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Tuesday, February 17, 2009

MobileSubstrate update

Some good news and some less good news today (it seems they always come together :-0).

I have been playing around intensively trying to hook into the CoreLocation framework by using the MobileSubstrate platform. Rodrigo, a customer from Portugal, dropped me an email two weeks ago with some very useful source code and a link for a MobileSubstrate tutorial on using MobileSubstrate to trick the Springboard.

Rodrigo pretty much figured out how to feed the CoreLocation framework coordinates and accuracy data. I decided to dig in a little more and managed to also feed the CoreLocation framework fake (generated by a random number generator) altitude, speed and heading data. It was a little bit tricky to get the speed and heading in as it required upgrading the Toolchain to 2.2 (I was at 2.0.1, but am currently at 2.2). It looks like Saurik has updated his instructions for building the 2.x Toolchain and it seems to be pretty straightforward now assuming you follow instructions as outlined (I have done it a few times now and have gotten the hang of it :-)

So what have we been able to do? I installed a bunch of free AppStore apps on my iPhone 2G that are GPS related: Google Earth, GPSLite, Beacon, Speedometer, GPS Tracker, GPS Ally, GPS-R and Trailguru.

Here are the most interesting ones:
  • GPS Tracker: this app has a nice readout on its screen of the location data (see top left screenshot above) and was therefore most helpful in trying to figure out the hooks. I signed up for a device key on the InstaMapper website so that my location data could be uploaded to their site. Due to the override of the location accuracy, the GPS tracker shows "tracking" on its screen (it doesn't matter what you set the slider at), but it only seems to send the location data to their servers once (right after I start the application). The data on the iPhone screen is however updated continuously.

  • Google Earth: this app also displays the fake latitude and longitude data after pressing the little bulls eye in the lower left corner. Also here, the data is only updated once (when you press the bulls eye). Make sure to turn the latitude/longitude display on under the settings in Google Earth. The altitude shown is actually not related to the CoreLocation altitude as it is the altitude for the zoomlevel of the satellite image that is active.

  • GPS Ally: this app shows the current location data on its screen as well (see top right screenshot above), but here also, the data is only updated once (after starting the app). You can re-update it manually by hitting the "Update On/Off" button in the lower left corner twice.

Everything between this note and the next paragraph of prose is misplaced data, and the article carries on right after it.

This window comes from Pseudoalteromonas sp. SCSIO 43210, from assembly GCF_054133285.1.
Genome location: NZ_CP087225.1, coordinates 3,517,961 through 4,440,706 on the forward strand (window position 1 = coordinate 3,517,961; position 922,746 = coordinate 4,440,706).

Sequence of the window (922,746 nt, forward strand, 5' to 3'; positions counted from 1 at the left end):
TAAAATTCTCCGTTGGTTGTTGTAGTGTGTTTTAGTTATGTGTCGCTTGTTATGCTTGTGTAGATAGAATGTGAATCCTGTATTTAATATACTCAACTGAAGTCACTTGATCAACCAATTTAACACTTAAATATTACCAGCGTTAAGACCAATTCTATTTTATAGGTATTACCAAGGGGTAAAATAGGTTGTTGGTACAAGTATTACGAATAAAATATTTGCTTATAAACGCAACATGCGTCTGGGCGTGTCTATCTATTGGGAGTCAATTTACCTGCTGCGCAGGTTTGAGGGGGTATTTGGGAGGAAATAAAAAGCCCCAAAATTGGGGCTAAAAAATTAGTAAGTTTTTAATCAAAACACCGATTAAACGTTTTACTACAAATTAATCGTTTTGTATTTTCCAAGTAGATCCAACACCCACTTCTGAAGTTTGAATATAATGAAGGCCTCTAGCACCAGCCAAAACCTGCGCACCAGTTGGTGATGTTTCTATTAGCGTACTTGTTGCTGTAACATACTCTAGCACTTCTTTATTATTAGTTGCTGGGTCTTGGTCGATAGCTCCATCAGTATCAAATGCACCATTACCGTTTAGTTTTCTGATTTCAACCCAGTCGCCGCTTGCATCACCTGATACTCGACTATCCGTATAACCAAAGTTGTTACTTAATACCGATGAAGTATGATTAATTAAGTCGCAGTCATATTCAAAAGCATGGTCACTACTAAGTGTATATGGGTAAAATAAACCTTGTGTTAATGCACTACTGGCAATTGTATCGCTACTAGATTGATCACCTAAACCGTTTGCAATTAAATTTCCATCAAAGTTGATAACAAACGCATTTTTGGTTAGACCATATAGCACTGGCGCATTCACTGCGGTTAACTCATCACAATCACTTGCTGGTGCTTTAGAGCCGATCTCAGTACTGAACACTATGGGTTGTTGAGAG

• Trailguru: this app also shows the latitude, longitude and altitude/elevation (see the bottom center screenshot above), but doesn't seem to use the speed data (probably because it was written for firmware < 2.2). Here again, the actual app doesn't seem to use the changing CoreLocation data even though the values are changing on its screen. An interesting thing is however that if you press on the "Map" icon at the bottom, the center of the map does move around according the the fake data the CoreLocation framework is fed.

So now for the less good news...

I am currently stuck as I haven't figured out how to tell an app that new CoreLocation data is available so that e.g. the GPS tracker app will continuously use the new data and send a new point to its servers. The same for Google Earth, GPS Ally and Trailguru.

What I think is that we need to do something with the CoreLocationManager framework and/or the CoreLocationManagerDelegate framework and their delegates. We would need to somehow tell the CoreLocationManager object of the app that the CoreLocation object (which I am succesfully feeding fake location data) has a new data set so that it will actually use that new data.

So I am counting on some help from you in getting this figured out as I have pretty much run out of ideas.

You can do some reading around in Apple's documentation and on the forums to see if we can find what needs to be done.

I have also uploaded the source code for the CoreLocation hook here. If you wish to try it out, make sure to have Toolchain 2.2 installed (if you have Toolchain < 2.2 installed, just comment out the speed hooks and any other ones that the compiler complains about in the source code). Also make sure to install MobileSubstrate through Cydia on your device and also put the libsubstrate.dylib file into your filesystem library directory on your desktop so the compiler can find it. Make sure to "ldid -S" the ExampleHook.dylib file after it is put in /Library/MobileSubstrate/DynamicLibraries on the phone. You can take a look at the Makefile as most of the process is automated in it.